Q. Please state anything in addition to what you have already stated, what the object was in leaving the timber?
A. I rather think the object in leaving the timber was if possible to save that command.
Q. How many men were lost in getting out of the timber and going to the river?
A. I lost four men killed, and I think there were four or five wounded.
Q. What percentage of your command would that be?
A. I took thirty-eight men into the fight, and that would make eleven men killed or wounded, altogether.
Q. As a matter of general notoriety, what was the loss of the command in going across from the timber?
A. There were several men killed and wounded in the other companies, but the exact number I do not know. I think, however, their loss would be about the same as mine - probably not no large, as I was on the outside, on the right flank, and may have suffered a little more than the others.
Q. Please state, with the great number of Indians around, if Major Reno was not in greater danger of losing the entire command in leaving the timber than if he had remained there.
A. Well; with that particular command with us in the bottom at that time, unless it had been supported, I think the most judicious course was to leave the timber if possible. Had the command stayed there thirty minutes longer, I doubt if it would have gotten out with as many men as it did.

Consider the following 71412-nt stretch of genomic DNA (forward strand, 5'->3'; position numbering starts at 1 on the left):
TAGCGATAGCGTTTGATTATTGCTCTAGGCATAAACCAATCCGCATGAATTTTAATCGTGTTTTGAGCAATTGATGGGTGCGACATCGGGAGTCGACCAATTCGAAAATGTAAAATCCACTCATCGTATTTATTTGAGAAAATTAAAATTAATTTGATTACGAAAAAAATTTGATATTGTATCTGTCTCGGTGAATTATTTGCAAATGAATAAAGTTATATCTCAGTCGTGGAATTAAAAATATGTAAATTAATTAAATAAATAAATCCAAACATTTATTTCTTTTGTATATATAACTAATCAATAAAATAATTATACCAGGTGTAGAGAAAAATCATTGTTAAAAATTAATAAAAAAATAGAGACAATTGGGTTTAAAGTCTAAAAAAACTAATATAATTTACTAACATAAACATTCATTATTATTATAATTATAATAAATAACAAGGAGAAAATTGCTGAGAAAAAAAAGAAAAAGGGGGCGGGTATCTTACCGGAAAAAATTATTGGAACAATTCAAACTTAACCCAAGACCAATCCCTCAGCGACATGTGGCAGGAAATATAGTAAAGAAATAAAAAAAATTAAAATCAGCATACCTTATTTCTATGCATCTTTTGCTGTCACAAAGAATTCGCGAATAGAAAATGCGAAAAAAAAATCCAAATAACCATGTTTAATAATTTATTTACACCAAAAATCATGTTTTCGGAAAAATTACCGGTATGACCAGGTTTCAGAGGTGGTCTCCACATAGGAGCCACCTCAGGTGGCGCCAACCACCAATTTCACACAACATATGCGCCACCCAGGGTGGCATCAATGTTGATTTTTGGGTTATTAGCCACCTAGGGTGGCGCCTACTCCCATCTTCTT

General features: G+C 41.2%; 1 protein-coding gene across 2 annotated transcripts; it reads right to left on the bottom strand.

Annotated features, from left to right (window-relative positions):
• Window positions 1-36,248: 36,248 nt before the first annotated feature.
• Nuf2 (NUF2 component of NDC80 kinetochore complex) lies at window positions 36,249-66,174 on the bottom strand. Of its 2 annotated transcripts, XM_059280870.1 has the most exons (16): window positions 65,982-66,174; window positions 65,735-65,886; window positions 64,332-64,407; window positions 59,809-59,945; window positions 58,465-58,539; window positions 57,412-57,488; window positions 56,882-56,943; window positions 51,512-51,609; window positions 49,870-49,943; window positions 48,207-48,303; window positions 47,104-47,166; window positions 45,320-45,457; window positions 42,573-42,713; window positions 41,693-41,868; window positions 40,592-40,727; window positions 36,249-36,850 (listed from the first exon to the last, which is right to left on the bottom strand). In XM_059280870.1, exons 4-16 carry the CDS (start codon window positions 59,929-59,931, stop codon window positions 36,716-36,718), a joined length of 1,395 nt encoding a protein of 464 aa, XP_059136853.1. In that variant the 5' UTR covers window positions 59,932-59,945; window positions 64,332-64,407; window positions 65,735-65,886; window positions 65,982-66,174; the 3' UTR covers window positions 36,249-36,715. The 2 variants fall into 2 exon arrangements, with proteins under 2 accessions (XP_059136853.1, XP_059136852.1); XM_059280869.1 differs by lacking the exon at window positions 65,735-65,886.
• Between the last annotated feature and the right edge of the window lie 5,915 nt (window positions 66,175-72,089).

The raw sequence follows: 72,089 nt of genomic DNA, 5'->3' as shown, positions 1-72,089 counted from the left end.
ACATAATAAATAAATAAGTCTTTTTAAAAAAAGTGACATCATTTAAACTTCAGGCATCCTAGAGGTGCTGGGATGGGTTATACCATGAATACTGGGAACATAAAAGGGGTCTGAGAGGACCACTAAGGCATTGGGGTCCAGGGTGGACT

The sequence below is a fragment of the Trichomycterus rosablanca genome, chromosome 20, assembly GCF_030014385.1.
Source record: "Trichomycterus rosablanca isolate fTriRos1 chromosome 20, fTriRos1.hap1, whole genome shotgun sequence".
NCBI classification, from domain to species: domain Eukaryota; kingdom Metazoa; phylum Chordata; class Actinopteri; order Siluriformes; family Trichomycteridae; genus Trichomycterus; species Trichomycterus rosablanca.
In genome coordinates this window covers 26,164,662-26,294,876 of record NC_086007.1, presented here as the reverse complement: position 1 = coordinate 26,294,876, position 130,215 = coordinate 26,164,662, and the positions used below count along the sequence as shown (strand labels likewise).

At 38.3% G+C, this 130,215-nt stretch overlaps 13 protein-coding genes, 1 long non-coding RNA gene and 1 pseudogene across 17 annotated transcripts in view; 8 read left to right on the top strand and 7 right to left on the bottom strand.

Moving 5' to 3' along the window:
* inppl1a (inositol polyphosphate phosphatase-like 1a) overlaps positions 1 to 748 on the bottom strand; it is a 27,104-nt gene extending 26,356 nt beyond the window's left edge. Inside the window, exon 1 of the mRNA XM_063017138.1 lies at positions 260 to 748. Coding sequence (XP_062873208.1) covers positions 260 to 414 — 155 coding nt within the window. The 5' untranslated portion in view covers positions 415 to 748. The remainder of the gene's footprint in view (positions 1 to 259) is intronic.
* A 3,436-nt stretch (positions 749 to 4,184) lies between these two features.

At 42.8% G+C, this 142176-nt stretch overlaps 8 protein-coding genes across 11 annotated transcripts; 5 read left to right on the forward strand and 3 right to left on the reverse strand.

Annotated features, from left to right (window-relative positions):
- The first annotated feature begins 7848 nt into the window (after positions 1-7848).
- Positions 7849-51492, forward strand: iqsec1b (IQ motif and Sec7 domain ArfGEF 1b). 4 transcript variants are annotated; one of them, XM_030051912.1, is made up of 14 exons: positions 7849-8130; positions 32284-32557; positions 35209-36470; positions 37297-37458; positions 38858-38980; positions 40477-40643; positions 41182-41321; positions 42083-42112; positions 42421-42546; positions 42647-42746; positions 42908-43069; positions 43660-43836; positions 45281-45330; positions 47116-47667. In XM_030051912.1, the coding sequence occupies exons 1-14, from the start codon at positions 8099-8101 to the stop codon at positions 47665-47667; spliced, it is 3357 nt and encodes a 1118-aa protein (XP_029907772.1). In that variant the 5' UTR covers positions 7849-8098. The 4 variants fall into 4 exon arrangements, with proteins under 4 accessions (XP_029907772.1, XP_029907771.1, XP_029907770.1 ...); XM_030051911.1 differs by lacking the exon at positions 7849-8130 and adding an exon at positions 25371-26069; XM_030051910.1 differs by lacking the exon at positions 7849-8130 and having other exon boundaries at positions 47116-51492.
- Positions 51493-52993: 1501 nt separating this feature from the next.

Q. Did the command leaving there expect to get any assistance, find any aid, or anything of that kind?
A. Not knowing anything in reference to the orders or plans made in reference to the fight and that sort of thing, I am unable to answer that question. I have only my own opinion.
Q. Well, give your opinion.
A. Well, my own opinion was that there was an opportunity, if we reached those hills on the opposite side of the river Big Horn, of having aid come up.
Q. In the event of no aid reaching you, and those five or six hundred Indians had followed the command to the river - closed up and followed it - what would have been the result? Do you think it could have successfully resisted them?
A. No; because their ammunition would not have lasted.
Q. State whether the command was actually driven out of the timber by the Indians?
A. The command was not actually driven out of the timber.
Q. Was it actually driven from that position?
A. The command was virtually driven but not exactly driven. It would have been driven into (out of) the timber in a very short time; but when we left the timber the command did not leave because it was driven out.